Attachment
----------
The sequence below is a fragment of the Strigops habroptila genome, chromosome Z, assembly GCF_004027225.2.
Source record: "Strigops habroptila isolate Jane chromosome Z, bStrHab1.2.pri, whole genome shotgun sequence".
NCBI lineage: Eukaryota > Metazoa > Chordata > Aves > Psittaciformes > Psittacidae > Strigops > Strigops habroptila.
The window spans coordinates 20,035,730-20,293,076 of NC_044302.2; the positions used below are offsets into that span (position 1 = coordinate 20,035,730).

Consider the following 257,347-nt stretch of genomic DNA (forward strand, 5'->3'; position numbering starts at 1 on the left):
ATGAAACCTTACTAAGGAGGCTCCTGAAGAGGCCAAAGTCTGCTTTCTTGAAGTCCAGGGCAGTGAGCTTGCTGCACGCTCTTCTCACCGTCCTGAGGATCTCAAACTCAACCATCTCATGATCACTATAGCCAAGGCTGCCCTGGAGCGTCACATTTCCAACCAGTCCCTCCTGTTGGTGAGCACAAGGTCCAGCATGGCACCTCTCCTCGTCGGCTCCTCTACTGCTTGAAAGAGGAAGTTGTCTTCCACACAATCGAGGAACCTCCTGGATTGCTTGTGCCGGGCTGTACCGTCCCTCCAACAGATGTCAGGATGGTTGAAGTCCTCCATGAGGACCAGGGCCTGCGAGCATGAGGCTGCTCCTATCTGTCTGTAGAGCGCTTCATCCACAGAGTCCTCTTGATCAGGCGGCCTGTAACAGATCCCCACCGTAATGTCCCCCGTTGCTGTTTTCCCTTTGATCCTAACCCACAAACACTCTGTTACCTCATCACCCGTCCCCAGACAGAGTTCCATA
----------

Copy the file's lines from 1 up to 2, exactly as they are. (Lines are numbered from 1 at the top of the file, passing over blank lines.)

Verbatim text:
The sequence below is a fragment of the Strigops habroptila genome, chromosome Z, assembly GCF_004027225.2.
Source record: "Strigops habroptila isolate Jane chromosome Z, bStrHab1.2.pri, whole genome shotgun sequence".